Each Wednesday 17 July to 7 August
6.00 – 8.00 pm
A four-week series of Masterclass lectures by key academics and experts in J.M.W. Turner. This series is ideal for enthusiasts who want to delve deeply into the rich artistic content of the exhibition. The one-hour lectures are followed by an exhibition viewing from 7.00 – 8.00 pm.
Series $140, $120 concession, $100 members (includes four lectures and exhibition entries) | bookings essential | James O Fairfax Theatre and Temporary Exhibition Galleries
Curator, National Gallery of Australia and coordinating curator of Turner from the Tate: The Making of a Master
A power supreme: Turner and the sea
Turner’s attraction to the sea and marine subjects is apparent from his first oil paintings exhibited at the Royal Academy. This presentation surveys his influences and strategies, focusing on the works in Turner from the Tate. It looks at Turner’s use of the Dutch marine traditions of the seventeenth century, his concentration on newsworthy events in his own time, and his experiences of travelling throughout Britain and on the Continent. Turner’s bold and expressive handling of paint is highly effective in his dramatic late seascapes, produced from the 1830s onwards. His series of dark and melancholic storms and shipwrecks, ghostly whaling ships and energetic scenes of Margate will be explored.Lucina Ward is the National Gallery of Australia’s Curator for International Painting and Sculpture. She has been curator, co-curator or coordinating curator for projects including Abstract Expressionism (2012–13), Renaissance (2011–12), Masterpieces from Paris: Van Gogh, Gauguin, Cézanne and beyond (2009–10), Soft sculpture (2009), Turner to Monet (2008) and Bill Viola: The passions (2005). She has organised many collection displays, acquired works for the collection, published on many aspects of European and American art and, between 2006 and 2010, worked with James Turrell on a Skyspace for the Sculpture Garden.
Dr Joyce Townsend,
Senior Conservation Scientist, Tate
Watercolour painting influenced all of Turner’s work in oil. An appreciation of the way he developed the practice and possibilities of this medium are key to understanding how Turner produced the larger oil paintings on which he was judged by his peers. The methods he chose have made the preservation of the oil paintings a great challenge. Conservation treatments which enable them to travel safely to Australia today have been developed by the conservators at Tate over recent decades. Dr Townsend will discuss examples of well-preserved and altered paintings, and will compare them to Turner’s watercolours, which in visual terms are often closer today to their intended appearance.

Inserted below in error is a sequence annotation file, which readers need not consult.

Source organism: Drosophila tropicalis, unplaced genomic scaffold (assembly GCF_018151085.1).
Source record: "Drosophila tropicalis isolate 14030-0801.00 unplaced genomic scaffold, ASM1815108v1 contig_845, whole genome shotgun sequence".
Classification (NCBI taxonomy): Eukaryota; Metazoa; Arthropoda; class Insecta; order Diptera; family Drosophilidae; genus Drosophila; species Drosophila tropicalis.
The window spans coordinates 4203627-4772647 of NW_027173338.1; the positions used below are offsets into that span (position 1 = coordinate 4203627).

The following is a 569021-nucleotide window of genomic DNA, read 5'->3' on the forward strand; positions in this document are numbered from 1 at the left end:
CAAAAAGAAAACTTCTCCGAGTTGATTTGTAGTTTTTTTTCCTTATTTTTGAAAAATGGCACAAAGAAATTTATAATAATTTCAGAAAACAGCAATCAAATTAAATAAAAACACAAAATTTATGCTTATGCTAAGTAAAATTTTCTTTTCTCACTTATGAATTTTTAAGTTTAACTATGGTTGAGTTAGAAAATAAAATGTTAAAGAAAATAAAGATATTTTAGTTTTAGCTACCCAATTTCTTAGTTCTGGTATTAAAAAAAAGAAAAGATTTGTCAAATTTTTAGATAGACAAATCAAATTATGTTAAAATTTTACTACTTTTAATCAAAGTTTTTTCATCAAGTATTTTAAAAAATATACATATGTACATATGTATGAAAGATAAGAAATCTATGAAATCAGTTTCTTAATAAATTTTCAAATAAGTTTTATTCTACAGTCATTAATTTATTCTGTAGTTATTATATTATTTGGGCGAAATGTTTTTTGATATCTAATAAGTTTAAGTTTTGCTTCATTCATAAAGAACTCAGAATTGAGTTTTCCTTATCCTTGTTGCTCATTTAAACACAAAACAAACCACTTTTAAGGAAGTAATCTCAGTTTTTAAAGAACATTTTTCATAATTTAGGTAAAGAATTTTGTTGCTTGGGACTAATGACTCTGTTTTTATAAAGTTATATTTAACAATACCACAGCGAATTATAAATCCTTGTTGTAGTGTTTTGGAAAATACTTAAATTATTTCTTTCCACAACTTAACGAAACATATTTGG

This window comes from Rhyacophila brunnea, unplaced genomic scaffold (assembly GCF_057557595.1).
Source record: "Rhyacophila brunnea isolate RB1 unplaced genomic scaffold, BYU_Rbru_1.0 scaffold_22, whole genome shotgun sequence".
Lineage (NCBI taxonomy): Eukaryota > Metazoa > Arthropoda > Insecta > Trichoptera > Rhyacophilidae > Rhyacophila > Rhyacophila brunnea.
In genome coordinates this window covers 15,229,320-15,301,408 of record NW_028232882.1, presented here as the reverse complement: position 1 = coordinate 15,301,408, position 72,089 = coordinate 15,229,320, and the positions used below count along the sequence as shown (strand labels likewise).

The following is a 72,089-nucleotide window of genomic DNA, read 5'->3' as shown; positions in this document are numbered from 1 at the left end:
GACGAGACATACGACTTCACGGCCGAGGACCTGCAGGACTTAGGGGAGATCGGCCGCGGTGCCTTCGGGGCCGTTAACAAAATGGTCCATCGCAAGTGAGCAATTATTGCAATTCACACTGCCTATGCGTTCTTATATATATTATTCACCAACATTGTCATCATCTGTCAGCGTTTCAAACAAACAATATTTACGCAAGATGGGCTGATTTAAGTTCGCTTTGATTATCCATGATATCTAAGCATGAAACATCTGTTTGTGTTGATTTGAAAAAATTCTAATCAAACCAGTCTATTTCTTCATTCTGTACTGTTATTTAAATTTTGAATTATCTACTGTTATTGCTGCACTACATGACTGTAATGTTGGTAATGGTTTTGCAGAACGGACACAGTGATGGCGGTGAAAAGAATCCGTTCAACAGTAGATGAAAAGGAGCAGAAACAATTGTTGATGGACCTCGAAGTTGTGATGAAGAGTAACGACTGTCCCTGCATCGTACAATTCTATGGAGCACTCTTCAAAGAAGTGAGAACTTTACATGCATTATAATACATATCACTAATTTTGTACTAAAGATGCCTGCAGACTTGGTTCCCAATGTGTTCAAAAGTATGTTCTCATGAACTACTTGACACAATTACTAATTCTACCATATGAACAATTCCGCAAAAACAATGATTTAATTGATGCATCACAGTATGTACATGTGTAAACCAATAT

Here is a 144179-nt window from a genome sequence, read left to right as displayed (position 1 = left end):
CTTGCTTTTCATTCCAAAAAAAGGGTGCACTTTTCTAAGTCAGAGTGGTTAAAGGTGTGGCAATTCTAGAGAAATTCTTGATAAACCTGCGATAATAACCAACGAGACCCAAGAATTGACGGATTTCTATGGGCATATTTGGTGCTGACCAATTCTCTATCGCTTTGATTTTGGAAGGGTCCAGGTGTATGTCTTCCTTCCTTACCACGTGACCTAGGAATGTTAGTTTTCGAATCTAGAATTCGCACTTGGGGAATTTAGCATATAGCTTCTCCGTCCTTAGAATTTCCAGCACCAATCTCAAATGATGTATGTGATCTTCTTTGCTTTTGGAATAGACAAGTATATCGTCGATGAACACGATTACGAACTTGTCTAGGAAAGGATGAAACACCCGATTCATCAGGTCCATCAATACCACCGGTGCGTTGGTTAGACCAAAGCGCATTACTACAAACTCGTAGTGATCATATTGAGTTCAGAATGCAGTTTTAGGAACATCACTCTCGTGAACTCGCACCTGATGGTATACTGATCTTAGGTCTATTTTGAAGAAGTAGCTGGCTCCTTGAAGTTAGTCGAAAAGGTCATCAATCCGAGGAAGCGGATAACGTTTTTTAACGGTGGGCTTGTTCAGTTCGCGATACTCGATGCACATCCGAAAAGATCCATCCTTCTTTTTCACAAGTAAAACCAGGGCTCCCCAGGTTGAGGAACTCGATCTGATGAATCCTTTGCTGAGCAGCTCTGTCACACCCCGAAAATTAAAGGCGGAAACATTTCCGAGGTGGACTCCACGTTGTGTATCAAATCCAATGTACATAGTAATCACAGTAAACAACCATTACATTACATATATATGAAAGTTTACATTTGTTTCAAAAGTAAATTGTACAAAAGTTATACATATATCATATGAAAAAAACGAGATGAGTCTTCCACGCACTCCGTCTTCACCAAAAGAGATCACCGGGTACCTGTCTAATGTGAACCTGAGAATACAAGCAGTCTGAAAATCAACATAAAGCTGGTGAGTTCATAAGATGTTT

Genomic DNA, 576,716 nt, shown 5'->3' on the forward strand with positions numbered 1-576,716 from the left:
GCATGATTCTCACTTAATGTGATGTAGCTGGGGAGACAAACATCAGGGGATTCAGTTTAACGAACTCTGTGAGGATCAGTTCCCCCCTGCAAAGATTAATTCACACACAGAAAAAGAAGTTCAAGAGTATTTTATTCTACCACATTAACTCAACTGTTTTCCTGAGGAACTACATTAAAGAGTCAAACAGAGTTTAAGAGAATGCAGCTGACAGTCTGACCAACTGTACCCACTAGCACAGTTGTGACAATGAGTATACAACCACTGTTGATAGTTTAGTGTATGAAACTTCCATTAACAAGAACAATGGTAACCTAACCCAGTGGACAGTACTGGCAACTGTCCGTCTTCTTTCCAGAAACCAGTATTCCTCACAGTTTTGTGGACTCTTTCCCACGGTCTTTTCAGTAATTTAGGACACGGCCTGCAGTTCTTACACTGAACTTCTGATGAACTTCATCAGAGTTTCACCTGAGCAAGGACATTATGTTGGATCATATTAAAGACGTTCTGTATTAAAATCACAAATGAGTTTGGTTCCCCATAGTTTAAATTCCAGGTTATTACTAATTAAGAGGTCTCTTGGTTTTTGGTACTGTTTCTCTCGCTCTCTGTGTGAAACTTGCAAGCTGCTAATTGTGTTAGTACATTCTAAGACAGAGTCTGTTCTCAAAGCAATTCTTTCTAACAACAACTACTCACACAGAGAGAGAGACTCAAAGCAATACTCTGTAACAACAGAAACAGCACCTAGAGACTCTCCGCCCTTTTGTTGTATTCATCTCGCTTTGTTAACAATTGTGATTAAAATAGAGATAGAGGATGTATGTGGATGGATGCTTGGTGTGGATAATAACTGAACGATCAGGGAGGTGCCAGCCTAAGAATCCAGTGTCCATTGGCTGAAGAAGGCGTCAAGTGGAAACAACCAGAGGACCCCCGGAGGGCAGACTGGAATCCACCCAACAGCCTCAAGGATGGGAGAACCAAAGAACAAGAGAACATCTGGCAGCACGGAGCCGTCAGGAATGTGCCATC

The talk will be illustrated with works from Tate’s large collection of watercolours and oils, bequeathed by the artist, and it will refer to many works in the exhibition Turner from the Tate.
Dr Townsend has been examining, documenting and analysing on Turner’s oil paintings and watercolours for over 25 years. She has also researched artists’ materials and their history, and has worked with materials historians and students to re-create some of the materials used by Turner, and to paint with them. More recently, she has been working with an Australian artist, Tony Smibert, using safer, modern materials that have similar properties to the poisonous ones used by Turner and his contemporaries. These strands of knowledge will be brought together to provide a description of the way Turner worked, the materials he used for painting, and his working processes in watercolour and oil.